The Bulldog has an exciting history. They were first bred hundreds of years ago in England for the sport of bull-baiting.
This gruesome sport has thankfully since been outlawed, but it’s important to understand if you want to know what gives Bulldogs their fearsome reputation.
The sport was a better sport in which full-grown bulls were restrained but still had full control over their heads and horns.
Another animal, usually a dog, was released and sent to attack and try to kill the bull. Spectators would then place their bets and try to figure out which animal would come out victorious.
In the early days, the bulls were almost always victorious. Their sharp horns would gore their opponent to death.
Then, breeders created the Bulldog for one purpose. To kill the bull no matter the consequence.
These Bulldogs were originally trained to run fearlessly towards their opponent and to grip onto the face and throat of the bull with their massive jaws, holding on the whole time with no attention paid to the goring injuries that they received.
After this primitive practice was outlawed, people still loved the dogs, and they were often used as guard dogs.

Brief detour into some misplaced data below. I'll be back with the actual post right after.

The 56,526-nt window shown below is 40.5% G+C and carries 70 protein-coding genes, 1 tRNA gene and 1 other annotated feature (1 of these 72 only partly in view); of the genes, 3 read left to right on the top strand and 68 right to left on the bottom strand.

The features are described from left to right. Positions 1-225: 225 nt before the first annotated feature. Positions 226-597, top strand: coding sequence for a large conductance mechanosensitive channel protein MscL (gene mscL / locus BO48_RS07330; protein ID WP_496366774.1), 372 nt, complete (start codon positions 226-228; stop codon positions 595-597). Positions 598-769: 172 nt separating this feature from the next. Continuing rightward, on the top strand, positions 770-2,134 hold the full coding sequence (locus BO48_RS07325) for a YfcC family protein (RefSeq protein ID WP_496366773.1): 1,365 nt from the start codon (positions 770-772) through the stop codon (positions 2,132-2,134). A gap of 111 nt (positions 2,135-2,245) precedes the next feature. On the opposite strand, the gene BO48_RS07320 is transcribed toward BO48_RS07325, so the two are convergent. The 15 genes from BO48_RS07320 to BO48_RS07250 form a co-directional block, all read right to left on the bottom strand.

These husky animals with their fearless reputation were enough to dissuade any would-be criminal from hopping over the wrong fence.
Unfortunately, however, this reputation has hurt the Bulldog over the years. They have become known as violent and unfriendly dogs.
In reality, Bulldogs are some of the most loyal and loving animals that you could ever have in your home.
They will only become violent if somebody is threatening their family, and these dogs have even been known to sacrifice their life to save that of small children.
Bulldog Puppies – Before You Buy…
Bulldog puppies are utterly adorable. In their infancy, they are small, helpless, and will melt your heart.
Before purchasing a pup, though, you will want to know a bit more about them. Let’s take a look!